Although cellular resolution has not yet been achieved, recent advances in functional and molecular neuroimaging have provided insights into brain structure and physiology, allowing for the study of specific proteins and protein aggregates in ways that are difficult or impossible to achieve at autopsy. Moreover, neuroimaging biomarker studies can immediately correlate data with structure and (dys)function.
The characteristic patterns of cortical and hippocampal volume loss in advanced AD are well known but difficult to quantify with precision at postmortem examination. Atrophy is particularly difficult to measure in the early stages of AD, when it superficially resembles the inconspicuous volume loss commonly observed among elderly individuals without neurodegeneration (so-called ‘healthy’ aging). Distinguishing such subtle differences is not a problem for high resolution quantitative magnetic resonance imaging (MRI). Applied longitudinally, this technique can distinguish the global atrophy rates of healthy aging vs. AD 14
, and predict progression from normal cognition to MCI15
and MCI to AD on the basis of regional volume losses and ventricular expansion over time ()16
. However, atrophy and cognitive decline occur in most neurodegenerative disorders, and while volume changes in certain brain regions may be suggestive of, or consistent with, AD, they do not reveal the underlying pathology.
Patterns of plaque and NFT formation in AD have been thoroughly studied. Until recently, however, antemortem examination of these pathological changes has been nearly impossible. Within the last decade, a number of radiological contrast compounds have been developed that specifically bind and highlight pathological structures in the CNS, including amyloid plaques, neurofibrillary tangles, activated microglia, and reactive astrocytes.
So far, five compounds ([18
C-PIB) have been reported as probes for imaging amyloid plaques in humans. One of these, [18
F] FDDNP, may be retained by neurofibrillary tangles 17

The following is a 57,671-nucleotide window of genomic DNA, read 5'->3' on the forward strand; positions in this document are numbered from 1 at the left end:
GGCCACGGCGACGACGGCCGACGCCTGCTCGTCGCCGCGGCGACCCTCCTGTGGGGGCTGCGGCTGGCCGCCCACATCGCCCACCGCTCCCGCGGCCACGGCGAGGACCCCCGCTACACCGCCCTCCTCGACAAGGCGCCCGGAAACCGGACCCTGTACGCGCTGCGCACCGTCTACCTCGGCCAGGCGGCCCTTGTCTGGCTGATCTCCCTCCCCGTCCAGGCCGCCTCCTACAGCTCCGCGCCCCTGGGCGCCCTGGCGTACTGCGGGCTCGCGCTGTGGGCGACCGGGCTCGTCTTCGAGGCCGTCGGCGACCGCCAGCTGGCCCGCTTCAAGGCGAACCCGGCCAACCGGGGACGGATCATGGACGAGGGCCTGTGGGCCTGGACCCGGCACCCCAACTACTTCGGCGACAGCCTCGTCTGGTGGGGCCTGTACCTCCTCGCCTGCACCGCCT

, but no agent that selectively binds to aggregates of tau has yet been described. Such a discovery would be a major advance for molecular imaging.
Of the amyloid-binding compounds, 11
C-PIB, short for “Pittsburgh Compound-B”, has been the most extensively studied and applied in AD research. Uptake of PIB can be measured by positron emission tomography (PET). In individuals with AD, increased retention of PIB shows a very specific pattern that is restricted to brain regions typically associated with amyloid deposition ()18
. Interestingly, an appreciable number of cognitively normal individuals over age 60 show a PIB signal pattern indistinguishable from that of AD subjects, suggesting that PIB PET can detect a preclinical stage of AD19
. When PIB PET and levels of CSF Aβ42
peptide were measured at the same time in individuals ranging from the cognitively normal to those with AD, it showed two discrete groups: PIB-‘negative’ individuals, and PIB-‘positive’ ones. Without exception, the ‘positive’ PIB group had low CSF Aβ42
. This finding is consistent with the idea that soluble Aβ42
is retained in the brain once plaques are formed. Larger longitudinal studies of cognitively normal subjects, comparing those with amyloid to those without amyloid, will be required to evaluate whether the presence of amyloid confers a greater risk of “conversion” to dementia.
Complementing these radiological studies of amyloid deposition, other PET labeling agents have been developed to image inflammation as reflected by activated microglia and reactive astrocytes that surround plaques. Among the changes that microglia undergo upon activation, increased expression of the peripheral benzodiazepine receptor has been exploited as a target for radiological compounds [11
C] (R)-PK11195. Only the third compound has been reported in human AD studies, in conjunction with PIB. In these studies of individuals with MCI or AD, PK11195 and PIB signals showed similar anatomic patterns, but their levels
did not show regional correlation23
; among AD subjects, there was an inverse correlation between PK11195 signal and cognitive performance. These findings suggest that microgliosis occurs concomitantly with amyloid deposition and may play a direct role in cognitive dysfunction. However, better imaging agents are needed to visualize microglial activation in AD. Like microglia, astrocytes show changes upon association with plaques, including elevation of monoamine oxidase B activity24
, but studies employing MAO-B inhibitors as radiotracers in AD are just emerging25
. Larger studies will be needed to understand whether imaging inflammation may inform subject selection for clinical trials, contribute to predictions of prognosis, and allow monitoring of response to therapy.